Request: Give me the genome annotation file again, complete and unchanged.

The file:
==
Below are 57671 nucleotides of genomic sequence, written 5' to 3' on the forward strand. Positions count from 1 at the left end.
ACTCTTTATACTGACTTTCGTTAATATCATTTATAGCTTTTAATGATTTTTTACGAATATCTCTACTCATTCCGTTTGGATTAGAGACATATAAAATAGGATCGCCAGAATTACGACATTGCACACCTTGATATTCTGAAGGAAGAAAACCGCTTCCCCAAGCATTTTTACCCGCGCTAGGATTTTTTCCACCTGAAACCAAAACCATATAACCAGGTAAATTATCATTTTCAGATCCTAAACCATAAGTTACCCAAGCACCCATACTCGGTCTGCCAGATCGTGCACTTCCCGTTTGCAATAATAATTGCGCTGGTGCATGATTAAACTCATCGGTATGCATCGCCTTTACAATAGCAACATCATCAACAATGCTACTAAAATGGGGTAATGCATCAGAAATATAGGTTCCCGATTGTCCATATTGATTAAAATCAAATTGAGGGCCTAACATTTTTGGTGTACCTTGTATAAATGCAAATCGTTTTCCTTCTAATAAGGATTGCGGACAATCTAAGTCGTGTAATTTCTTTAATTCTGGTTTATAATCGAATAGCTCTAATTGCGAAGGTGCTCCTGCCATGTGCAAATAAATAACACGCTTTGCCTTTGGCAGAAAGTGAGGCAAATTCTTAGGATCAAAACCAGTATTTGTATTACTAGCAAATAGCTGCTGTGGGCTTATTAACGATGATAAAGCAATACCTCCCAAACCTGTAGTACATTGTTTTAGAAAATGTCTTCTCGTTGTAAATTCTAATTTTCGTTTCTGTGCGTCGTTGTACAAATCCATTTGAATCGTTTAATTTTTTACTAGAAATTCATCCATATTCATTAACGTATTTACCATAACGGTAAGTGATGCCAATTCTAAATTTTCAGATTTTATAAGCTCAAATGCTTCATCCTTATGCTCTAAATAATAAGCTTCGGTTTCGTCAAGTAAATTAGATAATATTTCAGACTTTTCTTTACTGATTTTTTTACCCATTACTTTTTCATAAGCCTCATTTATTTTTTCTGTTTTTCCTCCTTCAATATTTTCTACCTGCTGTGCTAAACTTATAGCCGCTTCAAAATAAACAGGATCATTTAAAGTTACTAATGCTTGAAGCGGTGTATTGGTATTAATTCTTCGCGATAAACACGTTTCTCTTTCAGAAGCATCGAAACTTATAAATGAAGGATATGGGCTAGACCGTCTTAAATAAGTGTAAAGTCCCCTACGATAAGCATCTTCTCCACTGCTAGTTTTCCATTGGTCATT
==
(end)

Below are 57671 nucleotides of genomic sequence, written 5' to 3' on the forward strand. Positions count from 1 at the left end.
ACTCTTTATACTGACTTTCGTTAATATCATTTATAGCTTTTAATGATTTTTTACGAATATCTCTACTCATTCCGTTTGGATTAGAGACATATAAAATAGGATCGCCAGAATTACGACATTGCACACCTTGATATTCTGAAGGAAGAAAACCGCTTCCCCAAGCATTTTTACCCGCGCTAGGATTTTTTCCACCTGAAACCAAAACCATATAACCAGGTAAATTATCATTTTCAGATCCTAAACCATAAGTTACCCAAGCACCCATACTCGGTCTGCCAGATCGTGCACTTCCCGTTTGCAATAATAATTGCGCTGGTGCATGATTAAACTCATCGGTATGCATCGCCTTTACAATAGCAACATCATCAACAATGCTACTAAAATGGGGTAATGCATCAGAAATATAGGTTCCCGATTGTCCATATTGATTAAAATCAAATTGAGGGCCTAACATTTTTGGTGTACCTTGTATAAATGCAAATCGTTTTCCTTCTAATAAGGATTGCGGACAATCTAAGTCGTGTAATTTCTTTAATTCTGGTTTATAATCGAATAGCTCTAATTGCGAAGGTGCTCCTGCCATGTGCAAATAAATAACACGCTTTGCCTTTGGCAGAAAGTGAGGCAAATTCTTAGGATCAAAACCAGTATTTGTATTACTAGCAAATAGCTGCTGTGGGCTTATTAACGATGATAAAGCAATACCTCCCAAACCTGTAGTACATTGTTTTAGAAAATGTCTTCTCGTTGTAAATTCTAATTTTCGTTTCTGTGCGTCGTTGTACAAATCCATTTGAATCGTTTAATTTTTTACTAGAAATTCATCCATATTCATTAACGTATTTACCATAACGGTAAGTGATGCCAATTCTAAATTTTCAGATTTTATAAGCTCAAATGCTTCATCCTTATGCTCTAAATAATAAGCTTCGGTTTCGTCAAGTAAATTAGATAATATTTCAGACTTTTCTTTACTGATTTTTTTACCCATTACTTTTTCATAAGCCTCATTTATTTTTTCTGTTTTTCCTCCTTCAATATTTTCTACCTGCTGTGCTAAACTTATAGCCGCTTCAAAATAAACAGGATCATTTAAAGTTACTAATGCTTGAAGCGGTGTATTGGTATTAATTCTTCGCGATAAACACGTTTCTCTTTCAGAAGCATCGAAACTTATAAATGAAGGATATGGGCTAGACCGTCTTAAATAAGTGTAAAGTCCCCTACGATAAGCATCTTCTCCACTGCTAGTTTTCCATTGGTCATT